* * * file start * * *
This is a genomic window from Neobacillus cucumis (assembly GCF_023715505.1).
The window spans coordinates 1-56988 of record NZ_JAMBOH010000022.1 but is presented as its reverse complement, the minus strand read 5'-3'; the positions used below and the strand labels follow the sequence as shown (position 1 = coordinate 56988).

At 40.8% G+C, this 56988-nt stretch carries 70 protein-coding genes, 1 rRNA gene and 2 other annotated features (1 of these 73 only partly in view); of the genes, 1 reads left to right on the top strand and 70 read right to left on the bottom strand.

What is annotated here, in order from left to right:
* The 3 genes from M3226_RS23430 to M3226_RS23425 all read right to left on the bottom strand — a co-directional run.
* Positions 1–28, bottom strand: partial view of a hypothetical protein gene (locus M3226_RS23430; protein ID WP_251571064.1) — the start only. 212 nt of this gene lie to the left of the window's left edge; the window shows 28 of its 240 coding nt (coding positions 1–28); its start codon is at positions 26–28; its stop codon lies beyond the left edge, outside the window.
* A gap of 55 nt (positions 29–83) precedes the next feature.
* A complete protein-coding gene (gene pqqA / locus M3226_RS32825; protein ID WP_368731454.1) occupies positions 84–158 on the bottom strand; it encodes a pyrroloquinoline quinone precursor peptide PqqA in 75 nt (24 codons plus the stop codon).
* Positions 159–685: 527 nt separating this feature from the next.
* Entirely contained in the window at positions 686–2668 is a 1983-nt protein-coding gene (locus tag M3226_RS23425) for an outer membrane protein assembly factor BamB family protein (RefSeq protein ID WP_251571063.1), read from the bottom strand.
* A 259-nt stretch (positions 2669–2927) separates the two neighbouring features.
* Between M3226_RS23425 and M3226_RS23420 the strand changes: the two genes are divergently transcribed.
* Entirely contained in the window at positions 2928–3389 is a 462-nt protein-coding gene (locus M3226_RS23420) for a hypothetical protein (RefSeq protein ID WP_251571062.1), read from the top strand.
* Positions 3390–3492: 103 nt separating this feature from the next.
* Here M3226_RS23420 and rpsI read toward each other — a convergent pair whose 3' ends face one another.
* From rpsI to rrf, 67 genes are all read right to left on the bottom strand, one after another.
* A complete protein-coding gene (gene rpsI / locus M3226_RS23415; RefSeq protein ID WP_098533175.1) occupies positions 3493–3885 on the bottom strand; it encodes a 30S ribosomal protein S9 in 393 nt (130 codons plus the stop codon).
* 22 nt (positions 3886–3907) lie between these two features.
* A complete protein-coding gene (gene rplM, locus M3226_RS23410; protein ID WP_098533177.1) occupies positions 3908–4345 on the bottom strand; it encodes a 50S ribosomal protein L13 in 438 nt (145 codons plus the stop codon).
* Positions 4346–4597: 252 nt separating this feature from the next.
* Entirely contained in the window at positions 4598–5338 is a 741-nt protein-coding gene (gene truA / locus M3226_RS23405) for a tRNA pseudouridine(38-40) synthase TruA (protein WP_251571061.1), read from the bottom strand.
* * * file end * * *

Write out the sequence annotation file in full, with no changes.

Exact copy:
This is a genomic window from Neobacillus cucumis (assembly GCF_023715505.1).
The window spans coordinates 1-56988 of record NZ_JAMBOH010000022.1 but is presented as its reverse complement, the minus strand read 5'-3'; the positions used below and the strand labels follow the sequence as shown (position 1 = coordinate 56988).

At 40.8% G+C, this 56988-nt stretch carries 70 protein-coding genes, 1 rRNA gene and 2 other annotated features (1 of these 73 only partly in view); of the genes, 1 reads left to right on the top strand and 70 read right to left on the bottom strand.

What is annotated here, in order from left to right:
* The 3 genes from M3226_RS23430 to M3226_RS23425 all read right to left on the bottom strand — a co-directional run.
* Positions 1–28, bottom strand: partial view of a hypothetical protein gene (locus M3226_RS23430; protein ID WP_251571064.1) — the start only. 212 nt of this gene lie to the left of the window's left edge; the window shows 28 of its 240 coding nt (coding positions 1–28); its start codon is at positions 26–28; its stop codon lies beyond the left edge, outside the window.
* A gap of 55 nt (positions 29–83) precedes the next feature.
* A complete protein-coding gene (gene pqqA / locus M3226_RS32825; protein ID WP_368731454.1) occupies positions 84–158 on the bottom strand; it encodes a pyrroloquinoline quinone precursor peptide PqqA in 75 nt (24 codons plus the stop codon).
* Positions 159–685: 527 nt separating this feature from the next.
* Entirely contained in the window at positions 686–2668 is a 1983-nt protein-coding gene (locus tag M3226_RS23425) for an outer membrane protein assembly factor BamB family protein (RefSeq protein ID WP_251571063.1), read from the bottom strand.
* A 259-nt stretch (positions 2669–2927) separates the two neighbouring features.
* Between M3226_RS23425 and M3226_RS23420 the strand changes: the two genes are divergently transcribed.
* Entirely contained in the window at positions 2928–3389 is a 462-nt protein-coding gene (locus M3226_RS23420) for a hypothetical protein (RefSeq protein ID WP_251571062.1), read from the top strand.
* Positions 3390–3492: 103 nt separating this feature from the next.
* Here M3226_RS23420 and rpsI read toward each other — a convergent pair whose 3' ends face one another.
* From rpsI to rrf, 67 genes are all read right to left on the bottom strand, one after another.
* A complete protein-coding gene (gene rpsI / locus M3226_RS23415; RefSeq protein ID WP_098533175.1) occupies positions 3493–3885 on the bottom strand; it encodes a 30S ribosomal protein S9 in 393 nt (130 codons plus the stop codon).
* 22 nt (positions 3886–3907) lie between these two features.
* A complete protein-coding gene (gene rplM, locus M3226_RS23410; protein ID WP_098533177.1) occupies positions 3908–4345 on the bottom strand; it encodes a 50S ribosomal protein L13 in 438 nt (145 codons plus the stop codon).
* Positions 4346–4597: 252 nt separating this feature from the next.
* Entirely contained in the window at positions 4598–5338 is a 741-nt protein-coding gene (gene truA / locus M3226_RS23405) for a tRNA pseudouridine(38-40) synthase TruA (protein WP_251571061.1), read from the bottom strand.